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23 of our favourite Belgian summer music festivals
Tomorrowland has become one of the world’s largest music festivals since its launch in 2005. Each year the festival sells out over 180,000 tickets within minutes. The festival takes place over two weekends with approximately the same lineup. Tomorrowland’s complex stages and famous light shows provide the colourful backdrop for their headliners Alan Walker, Alesso, Yellow Claw and more.
20-22 & 27-29 July, Boom
Located underneath the famous Atomium, Couleur Cafe features reggae, hip-hop, world music and much, much more. This year, Leon Bridges and Young Thug are on the lineup as well as returners Selah Sue, Milky Chance and Ziggy Marley. With a “Secret Bar” hidden away, a “Namasté Zone” to relax, and over 40 food stalls from around the world, Couleur Cafe is an international music festival right in the heart of Brussels. Three-day passes are €85 or €99 with camping. Day tickets are €42, discounts for groups of 10 or more at €37 per person.
29 June-1 July, Atomiumsquare, 1020 Brussels
A week after Couleur Café is over, the venue hosts a completely different festival. The small-scale Brosella is one of those few festivals that have managed to hold on to their tradition. No mixing it up here: as it’s always been, it’s folk on Saturday and jazz on Sunday. This is one of the most pleasant festivals around this summer and children are welcome too, with a second stage, the Kids Corner, just for them. Headliners on the first day are The Klezmatics, the New Yorkers who have revigorated klezmer music. More innovators on the second night: headliners The Bad Plus produce music rooted in jazz, but the result is as elusive as it is beautiful.
7-8 July, Ossegem Park, Brussels
Seven different stages feature alternative, house and dubstep music among other genres. Headliners include ILoveMakonnen, Alt-J, MØ, and Diplo. Five-day passes are €170 and single day tickets are €75, both include access to general camping. A five-day pass to comfort camping is €280.
11-15 July, Dour
Metal, punk, heavy rock and all of the above, Graspop hosts the likes of Iron Maiden, Bloodbath and Marilyn Manson. Thursday tickets are still being sold for €89 while Saturday and Sunday single day tickets are being sold for €99. Friday and combi tickets are already sold out.
21-24 June, Dessel
BSF began in 2002 when it was known as Eurit’mix. Last year it boasted more than 100,000 spectators to a wide range of genres and venues all across the city. This year the festival will feature 61 acts including Shaka Ponk, Thirty Seconds to Mars and dEUS. 14 August single day pass is being sold for €30, all other single day passes for €35, five-day passes €65.
14-18 August, across Brussels
With around 20 acts, Cactus Festival showcases a pop, rock and alternative lineup featuring the electric sounds from Goldfrapp and experimental Suuns. In its 36th year, Cactus Festival is sure to deliver tunes to dance away the weekend. Pre-sale tickets are available until 12 July, tickets will also be available for sale at the festival gates. Day tickets start at €49, two-day at €85, three day at €110, ages 13-14 €15 per day, those under 12 are free.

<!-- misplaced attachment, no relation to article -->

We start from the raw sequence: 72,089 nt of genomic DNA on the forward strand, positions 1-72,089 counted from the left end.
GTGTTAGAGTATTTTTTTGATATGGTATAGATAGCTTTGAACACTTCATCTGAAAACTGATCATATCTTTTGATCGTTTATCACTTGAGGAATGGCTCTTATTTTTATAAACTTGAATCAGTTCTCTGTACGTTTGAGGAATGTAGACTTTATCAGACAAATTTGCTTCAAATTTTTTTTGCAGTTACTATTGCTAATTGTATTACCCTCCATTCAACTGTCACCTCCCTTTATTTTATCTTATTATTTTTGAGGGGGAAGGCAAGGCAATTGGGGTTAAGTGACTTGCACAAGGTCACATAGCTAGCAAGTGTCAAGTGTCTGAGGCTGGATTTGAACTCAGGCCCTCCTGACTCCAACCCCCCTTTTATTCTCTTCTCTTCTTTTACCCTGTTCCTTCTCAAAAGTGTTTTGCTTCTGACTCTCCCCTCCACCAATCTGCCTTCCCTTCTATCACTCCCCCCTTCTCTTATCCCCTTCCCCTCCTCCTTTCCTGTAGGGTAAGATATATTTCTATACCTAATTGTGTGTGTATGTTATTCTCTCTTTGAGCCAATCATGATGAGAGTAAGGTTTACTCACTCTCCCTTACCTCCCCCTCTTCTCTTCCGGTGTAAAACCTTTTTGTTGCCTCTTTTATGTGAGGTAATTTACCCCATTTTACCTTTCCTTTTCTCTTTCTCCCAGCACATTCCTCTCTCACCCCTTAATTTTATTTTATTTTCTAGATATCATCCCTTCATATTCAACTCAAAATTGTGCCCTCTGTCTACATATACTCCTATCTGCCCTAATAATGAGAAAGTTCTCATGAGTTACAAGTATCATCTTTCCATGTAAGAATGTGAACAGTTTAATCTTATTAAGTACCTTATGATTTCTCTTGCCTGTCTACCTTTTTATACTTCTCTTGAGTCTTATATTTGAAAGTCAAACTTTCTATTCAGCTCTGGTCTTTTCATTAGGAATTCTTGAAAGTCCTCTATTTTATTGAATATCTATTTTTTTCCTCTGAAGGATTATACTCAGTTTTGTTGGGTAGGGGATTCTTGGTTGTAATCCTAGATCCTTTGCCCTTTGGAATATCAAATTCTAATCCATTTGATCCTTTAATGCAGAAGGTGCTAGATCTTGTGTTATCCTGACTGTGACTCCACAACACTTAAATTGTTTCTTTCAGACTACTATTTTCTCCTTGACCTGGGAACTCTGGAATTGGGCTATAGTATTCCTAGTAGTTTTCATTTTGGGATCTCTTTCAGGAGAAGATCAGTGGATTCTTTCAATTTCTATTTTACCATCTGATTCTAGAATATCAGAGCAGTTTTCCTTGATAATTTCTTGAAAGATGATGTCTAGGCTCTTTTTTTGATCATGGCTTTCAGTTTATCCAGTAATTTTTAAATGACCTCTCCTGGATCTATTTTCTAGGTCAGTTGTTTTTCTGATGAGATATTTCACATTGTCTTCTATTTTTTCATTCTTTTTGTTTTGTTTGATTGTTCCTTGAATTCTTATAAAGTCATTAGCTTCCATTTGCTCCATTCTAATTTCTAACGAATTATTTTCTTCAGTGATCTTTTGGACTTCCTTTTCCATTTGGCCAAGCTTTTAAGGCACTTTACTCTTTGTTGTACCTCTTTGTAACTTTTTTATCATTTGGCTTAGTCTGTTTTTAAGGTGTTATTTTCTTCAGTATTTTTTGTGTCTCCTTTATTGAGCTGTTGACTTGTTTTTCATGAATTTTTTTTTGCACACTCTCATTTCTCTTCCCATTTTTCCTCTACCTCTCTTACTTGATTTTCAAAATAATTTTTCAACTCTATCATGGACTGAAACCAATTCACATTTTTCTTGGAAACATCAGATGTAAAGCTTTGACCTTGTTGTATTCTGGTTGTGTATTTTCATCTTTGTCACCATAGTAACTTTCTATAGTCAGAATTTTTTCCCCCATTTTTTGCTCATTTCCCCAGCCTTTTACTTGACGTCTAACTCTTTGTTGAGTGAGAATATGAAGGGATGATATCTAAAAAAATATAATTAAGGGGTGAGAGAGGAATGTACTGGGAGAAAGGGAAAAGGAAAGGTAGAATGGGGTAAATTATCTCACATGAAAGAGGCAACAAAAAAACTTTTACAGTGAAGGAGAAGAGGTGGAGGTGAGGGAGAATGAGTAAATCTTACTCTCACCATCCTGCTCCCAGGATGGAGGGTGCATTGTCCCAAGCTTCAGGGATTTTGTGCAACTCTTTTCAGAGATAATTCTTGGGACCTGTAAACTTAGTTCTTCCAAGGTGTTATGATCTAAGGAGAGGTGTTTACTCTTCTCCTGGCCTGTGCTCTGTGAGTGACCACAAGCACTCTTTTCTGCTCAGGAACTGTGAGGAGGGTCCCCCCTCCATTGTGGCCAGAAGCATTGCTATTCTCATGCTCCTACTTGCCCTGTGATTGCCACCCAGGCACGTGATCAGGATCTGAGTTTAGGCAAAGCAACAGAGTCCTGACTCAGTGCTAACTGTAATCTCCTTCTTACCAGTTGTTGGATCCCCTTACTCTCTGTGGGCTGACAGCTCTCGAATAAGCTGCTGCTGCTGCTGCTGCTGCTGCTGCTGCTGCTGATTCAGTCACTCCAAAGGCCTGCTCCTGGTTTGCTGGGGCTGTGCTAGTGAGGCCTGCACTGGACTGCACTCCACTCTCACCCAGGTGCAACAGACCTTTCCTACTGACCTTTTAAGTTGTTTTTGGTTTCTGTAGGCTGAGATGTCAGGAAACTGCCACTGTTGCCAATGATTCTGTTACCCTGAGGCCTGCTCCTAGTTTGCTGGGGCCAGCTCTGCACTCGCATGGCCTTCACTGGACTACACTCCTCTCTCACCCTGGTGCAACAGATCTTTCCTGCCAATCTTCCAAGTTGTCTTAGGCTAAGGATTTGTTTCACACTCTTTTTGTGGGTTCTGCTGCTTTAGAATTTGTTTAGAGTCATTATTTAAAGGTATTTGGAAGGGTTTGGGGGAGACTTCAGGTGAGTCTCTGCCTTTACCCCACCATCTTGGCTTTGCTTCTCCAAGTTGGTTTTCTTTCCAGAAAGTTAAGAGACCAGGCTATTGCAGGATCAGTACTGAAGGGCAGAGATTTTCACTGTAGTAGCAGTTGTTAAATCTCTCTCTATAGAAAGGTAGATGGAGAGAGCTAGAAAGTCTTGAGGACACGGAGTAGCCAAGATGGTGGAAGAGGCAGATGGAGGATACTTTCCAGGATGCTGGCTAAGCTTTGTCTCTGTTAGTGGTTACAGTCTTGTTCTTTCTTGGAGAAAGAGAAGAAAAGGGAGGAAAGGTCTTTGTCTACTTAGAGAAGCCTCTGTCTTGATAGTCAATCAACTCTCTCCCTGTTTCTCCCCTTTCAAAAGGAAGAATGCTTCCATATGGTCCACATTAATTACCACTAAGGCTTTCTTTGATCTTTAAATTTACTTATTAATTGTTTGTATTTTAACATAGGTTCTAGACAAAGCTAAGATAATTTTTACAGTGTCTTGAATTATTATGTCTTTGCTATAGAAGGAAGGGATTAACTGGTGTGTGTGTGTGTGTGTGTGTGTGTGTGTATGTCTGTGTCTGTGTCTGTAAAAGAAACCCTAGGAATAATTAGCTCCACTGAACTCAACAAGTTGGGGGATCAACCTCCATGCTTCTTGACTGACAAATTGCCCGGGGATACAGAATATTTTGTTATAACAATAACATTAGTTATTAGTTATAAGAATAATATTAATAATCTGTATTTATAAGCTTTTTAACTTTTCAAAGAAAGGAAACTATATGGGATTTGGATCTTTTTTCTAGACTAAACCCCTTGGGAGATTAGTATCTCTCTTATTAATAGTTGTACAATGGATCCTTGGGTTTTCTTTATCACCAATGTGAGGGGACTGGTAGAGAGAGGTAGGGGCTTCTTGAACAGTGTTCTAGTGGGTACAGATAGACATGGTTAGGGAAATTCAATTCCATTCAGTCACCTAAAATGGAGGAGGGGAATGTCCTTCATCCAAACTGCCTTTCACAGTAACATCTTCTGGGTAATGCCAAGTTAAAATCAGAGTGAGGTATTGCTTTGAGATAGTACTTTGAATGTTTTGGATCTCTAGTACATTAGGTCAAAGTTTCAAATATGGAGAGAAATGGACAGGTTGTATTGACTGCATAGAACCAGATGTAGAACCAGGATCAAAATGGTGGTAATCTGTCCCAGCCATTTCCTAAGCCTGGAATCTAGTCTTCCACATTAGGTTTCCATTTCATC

13-15 July, Minnewaterpark, near Bruges
This smaller festival guarantees fun for the whole family. With the upbeat rock of Millionaire and the indie Douglas Firs, Antwerp’s left bank will be transformed into a laid back summery festival. Tickets will be sold at the festival gates for €15 and €12 before 15.00 on Saturday.
3-4 August, Linkeroever
With a wide range of talents, Les Ardentes provides an eccentric weekend in various performance halls as well as standard outdoor stages. This year’s lineup includes Migos, Wiz Khalifa and Orelsan. Doors open at 13.00 every day and four day passes are already sold out. Single day tickets are still available for €60 each. For a full immersive experience, four-day VIP passes go for €400.
5-8 July, Liège, Parc Astrid de Coronmeuse
With free admission, Sfinks Mixed provides diverse and cultural fun. Julian Marley and Oumou Sangaré are among those already confirmed. Sfinks dedicates a third of their park completely to children with a makeup stand, bouncy castles and other safe activities.
26-29 July in Boechout (Antwerp province)
For decades and decades, the city of Ghent has fallen into a kind of collective delirium during this event, which has its roots in the 19th century. This 10-day festival is spread out over 13 public squares that offer a wide range of concerts, all of them free. With mostly, though not exclusively, Flemish acts, it’s the festival par excellence to discover the richness of Flanders’ multi-layered music and performing arts scene. Of course, if you’re not visiting the Gentse Feesten it’s a good idea to avoid the city centre during this time...
13-22 July, across Ghent
Low waste, green energy and organic foods are just a few of Paradise City’s promises as a green festival. Focusing its efforts on sustainability to reduce its carbon footprint, festival organisers hope to convince festival goers to do the same. The fourth annual electronic music festival is set at the Castle of Ribaucourta in Perk. Listen to the electric music of Ketaloco, Laurent Garnier and more right next to the 12th century castle grounds. Tickets start at €49.
29 June-1 July, Perk
Suikerrock or “Sugar Rock” is named for Tienen’s historical sugar refinery. The festival itself is free, but tickets for the mainstage hosting the likes of Pitbull, Gers Pardoel, Goo Goo Dolls and more start at €49. Last year, the festival’s wide variety of food trucks, sales booths and mainstage acts attracted over 100,000 people.
27-29 July, Grote Markt, Tienen (Flemish Brabant)
Be prepared to rock out at this festival in August. Stealing its name from the United States federal prison in San Fransico, California, Alcatraz is hosting Status Quo, Ministry and other heavy rockers. With a festival mascot “Office Nice” you never really know what will happen at this all weekend-long party. Tickets are already available for online purchase starting at €50.